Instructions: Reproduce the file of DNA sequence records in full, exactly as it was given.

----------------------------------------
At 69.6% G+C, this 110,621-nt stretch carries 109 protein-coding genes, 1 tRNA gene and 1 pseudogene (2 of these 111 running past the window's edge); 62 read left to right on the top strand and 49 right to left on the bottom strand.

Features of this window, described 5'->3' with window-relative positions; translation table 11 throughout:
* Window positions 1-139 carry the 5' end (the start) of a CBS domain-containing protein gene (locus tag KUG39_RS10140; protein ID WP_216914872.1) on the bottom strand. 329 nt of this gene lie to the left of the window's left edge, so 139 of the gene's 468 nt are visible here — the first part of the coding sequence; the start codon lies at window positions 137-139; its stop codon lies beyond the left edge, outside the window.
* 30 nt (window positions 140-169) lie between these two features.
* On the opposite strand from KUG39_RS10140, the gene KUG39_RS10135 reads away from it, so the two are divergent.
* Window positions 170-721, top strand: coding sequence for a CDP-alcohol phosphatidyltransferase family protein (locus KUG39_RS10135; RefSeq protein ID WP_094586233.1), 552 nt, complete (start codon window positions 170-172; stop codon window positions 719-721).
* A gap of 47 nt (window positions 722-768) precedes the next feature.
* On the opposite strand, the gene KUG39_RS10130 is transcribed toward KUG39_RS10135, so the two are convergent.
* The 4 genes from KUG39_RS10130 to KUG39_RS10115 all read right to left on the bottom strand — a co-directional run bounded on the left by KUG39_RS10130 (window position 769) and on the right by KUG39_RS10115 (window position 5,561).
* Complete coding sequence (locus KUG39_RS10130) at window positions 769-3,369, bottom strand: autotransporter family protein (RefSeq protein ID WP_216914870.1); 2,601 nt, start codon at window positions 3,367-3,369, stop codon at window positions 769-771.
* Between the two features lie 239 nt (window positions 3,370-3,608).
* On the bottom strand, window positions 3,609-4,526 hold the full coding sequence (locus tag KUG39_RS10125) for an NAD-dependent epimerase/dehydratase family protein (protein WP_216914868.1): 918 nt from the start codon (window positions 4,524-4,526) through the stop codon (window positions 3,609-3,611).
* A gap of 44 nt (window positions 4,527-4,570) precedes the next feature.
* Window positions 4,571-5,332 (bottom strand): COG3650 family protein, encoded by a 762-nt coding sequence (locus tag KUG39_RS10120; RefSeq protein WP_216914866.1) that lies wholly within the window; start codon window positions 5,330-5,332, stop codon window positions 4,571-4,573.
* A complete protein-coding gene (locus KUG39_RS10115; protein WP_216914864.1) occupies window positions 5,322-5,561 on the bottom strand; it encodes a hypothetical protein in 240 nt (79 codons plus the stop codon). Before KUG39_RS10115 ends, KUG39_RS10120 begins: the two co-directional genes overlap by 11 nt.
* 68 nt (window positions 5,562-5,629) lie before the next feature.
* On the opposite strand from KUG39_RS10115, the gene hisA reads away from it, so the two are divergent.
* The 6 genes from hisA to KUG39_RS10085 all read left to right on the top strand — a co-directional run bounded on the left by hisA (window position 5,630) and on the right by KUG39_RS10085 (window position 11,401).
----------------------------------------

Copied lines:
At 69.6% G+C, this 110,621-nt stretch carries 109 protein-coding genes, 1 tRNA gene and 1 pseudogene (2 of these 111 running past the window's edge); 62 read left to right on the top strand and 49 right to left on the bottom strand.

Features of this window, described 5'->3' with window-relative positions; translation table 11 throughout:
* Window positions 1-139 carry the 5' end (the start) of a CBS domain-containing protein gene (locus tag KUG39_RS10140; protein ID WP_216914872.1) on the bottom strand. 329 nt of this gene lie to the left of the window's left edge, so 139 of the gene's 468 nt are visible here — the first part of the coding sequence; the start codon lies at window positions 137-139; its stop codon lies beyond the left edge, outside the window.
* 30 nt (window positions 140-169) lie between these two features.
* On the opposite strand from KUG39_RS10140, the gene KUG39_RS10135 reads away from it, so the two are divergent.
* Window positions 170-721, top strand: coding sequence for a CDP-alcohol phosphatidyltransferase family protein (locus KUG39_RS10135; RefSeq protein ID WP_094586233.1), 552 nt, complete (start codon window positions 170-172; stop codon window positions 719-721).
* A gap of 47 nt (window positions 722-768) precedes the next feature.
* On the opposite strand, the gene KUG39_RS10130 is transcribed toward KUG39_RS10135, so the two are convergent.
* The 4 genes from KUG39_RS10130 to KUG39_RS10115 all read right to left on the bottom strand — a co-directional run bounded on the left by KUG39_RS10130 (window position 769) and on the right by KUG39_RS10115 (window position 5,561).
* Complete coding sequence (locus KUG39_RS10130) at window positions 769-3,369, bottom strand: autotransporter family protein (RefSeq protein ID WP_216914870.1); 2,601 nt, start codon at window positions 3,367-3,369, stop codon at window positions 769-771.
* Between the two features lie 239 nt (window positions 3,370-3,608).
* On the bottom strand, window positions 3,609-4,526 hold the full coding sequence (locus tag KUG39_RS10125) for an NAD-dependent epimerase/dehydratase family protein (protein WP_216914868.1): 918 nt from the start codon (window positions 4,524-4,526) through the stop codon (window positions 3,609-3,611).
* A gap of 44 nt (window positions 4,527-4,570) precedes the next feature.
* Window positions 4,571-5,332 (bottom strand): COG3650 family protein, encoded by a 762-nt coding sequence (locus tag KUG39_RS10120; RefSeq protein WP_216914866.1) that lies wholly within the window; start codon window positions 5,330-5,332, stop codon window positions 4,571-4,573.
* A complete protein-coding gene (locus KUG39_RS10115; protein WP_216914864.1) occupies window positions 5,322-5,561 on the bottom strand; it encodes a hypothetical protein in 240 nt (79 codons plus the stop codon). Before KUG39_RS10115 ends, KUG39_RS10120 begins: the two co-directional genes overlap by 11 nt.
* 68 nt (window positions 5,562-5,629) lie before the next feature.
* On the opposite strand from KUG39_RS10115, the gene hisA reads away from it, so the two are divergent.
* The 6 genes from hisA to KUG39_RS10085 all read left to right on the top strand — a co-directional run bounded on the left by hisA (window position 5,630) and on the right by KUG39_RS10085 (window position 11,401).